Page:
# Vandermonde Determinant/Proof 2

## Theorem

The Vandermonde determinant of order $n$ is the determinant defined as follows:

$V_n = \begin {vmatrix} 1 & x_1 & x_1^2 & \cdots & x_1^{n - 2} & x_1^{n - 1} \\ 1 & x_2 & x_2^2 & \cdots & x_2^{n - 2} & x_2^{n - 1} \\ \vdots & \vdots & \vdots & \ddots & \vdots & \vdots \\ 1 & x_n & x_n^2 & \cdots & x_n^{n - 2} & x_n^{n - 1} \end {vmatrix}$

Its value is given by:

$\displaystyle V_n = \prod_{1 \mathop \le i \mathop < j \mathop \le n} \paren {x_j - x_i}$

## Proof

Proof by induction:

Let the Vandermonde Determinant be presented in the form as defined by Mirsky:

Let $V_n = \begin{vmatrix} a_1^{n-1} & a_1^{n-2} & \cdots & a_1 & 1 \\ a_2^{n-1} & a_2^{n-2} & \cdots & a_2 & 1 \\ \vdots & \vdots & \ddots & \vdots & \vdots \\ a_n^{n-1} & a_n^{n-2} & \cdots & a_n & 1 \\ \end{vmatrix}$

For all $n \in \N_{>0}$, let $P \left({n}\right)$ be the proposition:

$\displaystyle V_n = \prod_{1 \mathop \le i \mathop < j \mathop \le n} \left({a_i - a_j}\right)$

$P(1)$ is true, as this just says $\begin{vmatrix} 1 \end{vmatrix} = 1$.

### Basis for the Induction

$P(2)$ holds, as it is the case:

$V_2 = \begin{vmatrix} a_1 & 1 \\ a_2 & 1 \end{vmatrix}$

which evaluates to $V_2 = a_1 - a_2$.

This is our basis for the induction.

### Induction Hypothesis

Now we need to show that, if $P \left({k}\right)$ is true, where $k \ge 2$, then it logically follows that $P \left({k+1}\right)$ is true.

So this is our induction hypothesis:

$\displaystyle V_k = \prod_{1 \mathop \le i \mathop < j \mathop \le k} \left({a_i - a_j}\right)$

Then we need to show:

$\displaystyle V_{k+1} = \prod_{1 \mathop \le i \mathop < j \mathop \le k+1} \left({a_i - a_j}\right)$

### Induction Step

This is our induction step:

Take the determinant:

$V_{k+1} = \begin{vmatrix} x^k & x^{k-1} & \cdots & x^2 & x & 1 \\ a_2^k & a_2^{k-1} & \cdots & a_2^2 & a_2 & 1 \\ \vdots & \vdots & \ddots & \vdots & \vdots & \vdots \\ a_{k+1}^k & a_{k+1}^{k-1} & \cdots & a_{k+1}^2 & a_{k+1} & 1 \end{vmatrix}$

Let the Expansion Theorem for Determinantsâ€Ž be used to expand $V_n$ in terms of the first row

It can be seen that it is a polynomial in $x$ whose degree is no greater than $k$.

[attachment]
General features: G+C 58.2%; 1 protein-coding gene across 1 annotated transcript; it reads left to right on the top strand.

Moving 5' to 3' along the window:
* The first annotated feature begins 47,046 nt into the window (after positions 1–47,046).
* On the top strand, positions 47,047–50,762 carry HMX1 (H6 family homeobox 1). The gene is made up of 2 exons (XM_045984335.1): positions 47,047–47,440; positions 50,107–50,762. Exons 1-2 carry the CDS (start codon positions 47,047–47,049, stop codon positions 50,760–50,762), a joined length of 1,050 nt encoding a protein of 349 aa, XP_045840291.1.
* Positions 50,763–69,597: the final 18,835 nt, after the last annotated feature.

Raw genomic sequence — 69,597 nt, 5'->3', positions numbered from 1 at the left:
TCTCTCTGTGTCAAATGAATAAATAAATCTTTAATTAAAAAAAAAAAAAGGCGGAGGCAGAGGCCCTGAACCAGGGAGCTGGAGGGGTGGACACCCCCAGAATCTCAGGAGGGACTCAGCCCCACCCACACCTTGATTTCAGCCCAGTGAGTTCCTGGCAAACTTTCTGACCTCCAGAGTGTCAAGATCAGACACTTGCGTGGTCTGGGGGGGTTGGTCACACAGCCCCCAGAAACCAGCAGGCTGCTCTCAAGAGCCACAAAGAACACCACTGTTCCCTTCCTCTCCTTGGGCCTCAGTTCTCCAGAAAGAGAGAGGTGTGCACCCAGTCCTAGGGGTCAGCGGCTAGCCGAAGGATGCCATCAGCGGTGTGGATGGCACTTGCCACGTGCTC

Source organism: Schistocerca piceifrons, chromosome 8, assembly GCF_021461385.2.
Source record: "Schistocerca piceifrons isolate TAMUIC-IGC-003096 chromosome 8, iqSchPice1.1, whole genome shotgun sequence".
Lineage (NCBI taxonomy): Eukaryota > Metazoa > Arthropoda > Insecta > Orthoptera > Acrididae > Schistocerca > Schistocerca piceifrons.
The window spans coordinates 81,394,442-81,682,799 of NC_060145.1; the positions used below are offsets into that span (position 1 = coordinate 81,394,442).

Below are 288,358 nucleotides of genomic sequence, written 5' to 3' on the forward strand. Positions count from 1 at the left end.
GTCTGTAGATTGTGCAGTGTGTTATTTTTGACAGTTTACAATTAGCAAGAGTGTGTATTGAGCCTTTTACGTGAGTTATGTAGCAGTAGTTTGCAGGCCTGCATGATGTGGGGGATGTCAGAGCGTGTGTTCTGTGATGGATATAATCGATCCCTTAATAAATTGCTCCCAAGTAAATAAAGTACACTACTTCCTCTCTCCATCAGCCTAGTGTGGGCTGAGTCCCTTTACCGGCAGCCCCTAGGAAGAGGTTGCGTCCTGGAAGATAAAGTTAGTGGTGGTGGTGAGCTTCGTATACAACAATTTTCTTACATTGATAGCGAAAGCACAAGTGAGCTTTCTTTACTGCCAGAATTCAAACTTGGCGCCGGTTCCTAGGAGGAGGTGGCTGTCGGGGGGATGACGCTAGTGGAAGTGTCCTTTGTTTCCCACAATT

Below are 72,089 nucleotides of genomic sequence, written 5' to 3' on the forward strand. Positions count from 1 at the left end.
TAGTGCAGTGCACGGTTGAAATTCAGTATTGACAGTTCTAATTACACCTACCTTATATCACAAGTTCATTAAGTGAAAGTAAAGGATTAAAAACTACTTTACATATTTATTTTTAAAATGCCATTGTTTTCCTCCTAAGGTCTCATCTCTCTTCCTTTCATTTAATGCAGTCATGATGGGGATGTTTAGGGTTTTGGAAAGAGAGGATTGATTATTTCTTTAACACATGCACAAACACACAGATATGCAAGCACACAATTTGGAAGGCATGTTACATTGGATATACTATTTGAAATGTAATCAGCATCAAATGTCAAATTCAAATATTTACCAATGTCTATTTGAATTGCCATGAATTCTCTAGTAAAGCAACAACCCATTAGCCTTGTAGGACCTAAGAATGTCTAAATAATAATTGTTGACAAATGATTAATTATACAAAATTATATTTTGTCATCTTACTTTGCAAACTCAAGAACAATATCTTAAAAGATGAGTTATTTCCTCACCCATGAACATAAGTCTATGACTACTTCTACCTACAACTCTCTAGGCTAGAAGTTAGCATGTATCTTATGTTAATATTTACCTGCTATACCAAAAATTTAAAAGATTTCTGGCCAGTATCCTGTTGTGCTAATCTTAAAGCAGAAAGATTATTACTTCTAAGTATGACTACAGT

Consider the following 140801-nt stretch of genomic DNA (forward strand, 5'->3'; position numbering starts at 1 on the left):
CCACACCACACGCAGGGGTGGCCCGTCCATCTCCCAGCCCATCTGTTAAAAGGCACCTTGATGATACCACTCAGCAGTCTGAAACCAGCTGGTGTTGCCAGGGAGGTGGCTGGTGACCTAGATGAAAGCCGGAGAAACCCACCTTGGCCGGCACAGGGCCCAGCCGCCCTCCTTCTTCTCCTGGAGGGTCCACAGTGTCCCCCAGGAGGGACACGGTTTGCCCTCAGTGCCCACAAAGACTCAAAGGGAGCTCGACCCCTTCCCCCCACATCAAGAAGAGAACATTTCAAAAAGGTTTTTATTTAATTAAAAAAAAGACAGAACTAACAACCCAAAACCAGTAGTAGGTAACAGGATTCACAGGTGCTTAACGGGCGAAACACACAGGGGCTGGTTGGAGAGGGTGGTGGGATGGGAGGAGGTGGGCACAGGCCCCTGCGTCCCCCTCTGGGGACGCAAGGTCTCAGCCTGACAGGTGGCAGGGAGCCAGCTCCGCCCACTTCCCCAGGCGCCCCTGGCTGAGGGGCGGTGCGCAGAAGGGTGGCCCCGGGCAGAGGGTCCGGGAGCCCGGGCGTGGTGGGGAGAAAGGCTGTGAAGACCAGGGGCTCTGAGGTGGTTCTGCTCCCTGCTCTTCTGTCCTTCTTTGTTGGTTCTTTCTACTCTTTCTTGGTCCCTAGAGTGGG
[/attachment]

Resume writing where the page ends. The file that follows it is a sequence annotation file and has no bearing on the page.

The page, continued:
Let that polynomial be denoted $f \left({x}\right)$.

Let any $a_r$ be substituted for $x$ in the determinant.

Then two of its rows will be the same.

From Square Matrix with Duplicate Rows has Zero Determinant, the value of such a determinant will be $0$.

Such a substitution in the determinant is equivalent to substituting $a_r$ for $x$ in $f \left({x}\right)$.

Thus it follows that:

$f \left({a_2}\right) = f \left({a_3}\right) = \ldots = f \left({a_{k+1}}\right) = 0$

So $f \left({x}\right)$ is divisible by each of the factors $x - a_2, x - a_3, \ldots, x - a_{k+1}$.

All these factors are distinct, otherwise the original determinant is zero.

So:

$f \left({x}\right) = C \left({x - a_2}\right) \left({x - a_3}\right) \cdots \left({x - a_k}\right) \left({x - a_{k+1}}\right)$

As the degree of $f \left({x}\right)$ is no greater than $k$, it follows that $C$ is independent of $x$.

From the Expansion Theorem for Determinantsâ€Ž, the coefficient of $x^k$ is:

$\begin{vmatrix} a_2^{k-1} & \cdots & a_2^2 & a_2 & 1 \\ \vdots & \ddots & \vdots & \vdots & \vdots \\ a_{k+1}^{k-1} & \cdots & a_{k+1}^2 & a_{k+1} & 1 \end{vmatrix}$.

By the induction hypothesis, this is equal to:

$\displaystyle \prod_{2 \mathop \le i \mathop < j \mathop \le k+1} \left({a_i - a_j}\right)$

This must be our value of $C$.

So we have:

$\displaystyle f \left({x}\right) = \left({x - a_2}\right) \left({x - a_3}\right) \cdots \left({x - a_k}\right) \left({x - a_{k+1}}\right) \prod_{2 \mathop \le i \mathop < j \mathop \le k+1} \left({a_i - a_j}\right)$

Substituting $a_1$ for $x$, we retrieve the proposition $P \left({k+1}\right)$.

So $P \left({k}\right) \implies P \left({k+1}\right)$ and the result follows by the Principle of Mathematical Induction.

Therefore:

$\displaystyle V_n = \prod_{1 \mathop \le i \mathop < j \mathop \le n} \left({a_i - a_j}\right)$

$\blacksquare$